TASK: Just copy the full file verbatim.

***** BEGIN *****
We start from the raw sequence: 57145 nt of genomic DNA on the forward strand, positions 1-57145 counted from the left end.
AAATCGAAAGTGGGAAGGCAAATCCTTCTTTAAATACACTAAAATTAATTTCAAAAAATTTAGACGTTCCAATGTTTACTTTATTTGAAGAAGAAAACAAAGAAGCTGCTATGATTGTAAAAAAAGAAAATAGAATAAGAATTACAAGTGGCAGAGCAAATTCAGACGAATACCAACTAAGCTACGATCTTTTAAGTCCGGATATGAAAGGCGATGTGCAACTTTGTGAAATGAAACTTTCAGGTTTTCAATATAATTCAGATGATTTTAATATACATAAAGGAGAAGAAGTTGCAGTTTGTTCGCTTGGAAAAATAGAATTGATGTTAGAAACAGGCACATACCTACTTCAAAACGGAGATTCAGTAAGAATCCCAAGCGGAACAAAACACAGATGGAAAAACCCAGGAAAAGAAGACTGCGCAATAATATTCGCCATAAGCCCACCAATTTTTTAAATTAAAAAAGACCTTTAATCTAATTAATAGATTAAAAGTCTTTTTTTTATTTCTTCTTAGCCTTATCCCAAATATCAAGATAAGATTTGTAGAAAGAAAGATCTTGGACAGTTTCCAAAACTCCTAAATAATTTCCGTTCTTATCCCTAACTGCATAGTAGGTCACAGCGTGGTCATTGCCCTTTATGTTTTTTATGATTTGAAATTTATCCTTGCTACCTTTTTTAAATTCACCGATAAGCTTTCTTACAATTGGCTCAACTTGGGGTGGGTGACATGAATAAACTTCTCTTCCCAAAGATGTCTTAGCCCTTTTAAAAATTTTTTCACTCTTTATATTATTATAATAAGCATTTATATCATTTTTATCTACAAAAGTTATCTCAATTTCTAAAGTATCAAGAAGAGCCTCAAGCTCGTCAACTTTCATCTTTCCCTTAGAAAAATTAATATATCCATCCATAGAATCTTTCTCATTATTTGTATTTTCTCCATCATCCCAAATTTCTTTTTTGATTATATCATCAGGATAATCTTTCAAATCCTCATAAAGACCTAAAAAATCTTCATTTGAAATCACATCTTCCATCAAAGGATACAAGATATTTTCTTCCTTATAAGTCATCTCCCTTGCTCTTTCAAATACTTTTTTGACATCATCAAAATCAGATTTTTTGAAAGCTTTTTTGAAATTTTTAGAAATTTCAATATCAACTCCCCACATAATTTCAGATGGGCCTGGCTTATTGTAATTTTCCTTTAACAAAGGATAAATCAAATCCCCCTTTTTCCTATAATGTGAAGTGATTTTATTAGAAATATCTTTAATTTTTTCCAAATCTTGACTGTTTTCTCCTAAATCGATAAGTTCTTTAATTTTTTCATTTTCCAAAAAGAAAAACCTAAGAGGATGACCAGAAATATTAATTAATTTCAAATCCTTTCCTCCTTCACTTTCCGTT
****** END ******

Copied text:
We start from the raw sequence: 57145 nt of genomic DNA on the forward strand, positions 1-57145 counted from the left end.
AAATCGAAAGTGGGAAGGCAAATCCTTCTTTAAATACACTAAAATTAATTTCAAAAAATTTAGACGTTCCAATGTTTACTTTATTTGAAGAAGAAAACAAAGAAGCTGCTATGATTGTAAAAAAAGAAAATAGAATAAGAATTACAAGTGGCAGAGCAAATTCAGACGAATACCAACTAAGCTACGATCTTTTAAGTCCGGATATGAAAGGCGATGTGCAACTTTGTGAAATGAAACTTTCAGGTTTTCAATATAATTCAGATGATTTTAATATACATAAAGGAGAAGAAGTTGCAGTTTGTTCGCTTGGAAAAATAGAATTGATGTTAGAAACAGGCACATACCTACTTCAAAACGGAGATTCAGTAAGAATCCCAAGCGGAACAAAACACAGATGGAAAAACCCAGGAAAAGAAGACTGCGCAATAATATTCGCCATAAGCCCACCAATTTTTTAAATTAAAAAAGACCTTTAATCTAATTAATAGATTAAAAGTCTTTTTTTTATTTCTTCTTAGCCTTATCCCAAATATCAAGATAAGATTTGTAGAAAGAAAGATCTTGGACAGTTTCCAAAACTCCTAAATAATTTCCGTTCTTATCCCTAACTGCATAGTAGGTCACAGCGTGGTCATTGCCCTTTATGTTTTTTATGATTTGAAATTTATCCTTGCTACCTTTTTTAAATTCACCGATAAGCTTTCTTACAATTGGCTCAACTTGGGGTGGGTGACATGAATAAACTTCTCTTCCCAAAGATGTCTTAGCCCTTTTAAAAATTTTTTCACTCTTTATATTATTATAATAAGCATTTATATCATTTTTATCTACAAAAGTTATCTCAATTTCTAAAGTATCAAGAAGAGCCTCAAGCTCGTCAACTTTCATCTTTCCCTTAGAAAAATTAATATATCCATCCATAGAATCTTTCTCATTATTTGTATTTTCTCCATCATCCCAAATTTCTTTTTTGATTATATCATCAGGATAATCTTTCAAATCCTCATAAAGACCTAAAAAATCTTCATTTGAAATCACATCTTCCATCAAAGGATACAAGATATTTTCTTCCTTATAAGTCATCTCCCTTGCTCTTTCAAATACTTTTTTGACATCATCAAAATCAGATTTTTTGAAAGCTTTTTTGAAATTTTTAGAAATTTCAATATCAACTCCCCACATAATTTCAGATGGGCCTGGCTTATTGTAATTTTCCTTTAACAAAGGATAAATCAAATCCCCCTTTTTCCTATAATGTGAAGTGATTTTATTAGAAATATCTTTAATTTTTTCCAAATCTTGACTGTTTTCTCCTAAATCGATAAGTTCTTTAATTTTTTCATTTTCCAAAAAGAAAAACCTAAGAGGATGACCAGAAATATTAATTAATTTCAAATCCTTTCCTCCTTCACTTTCCGTT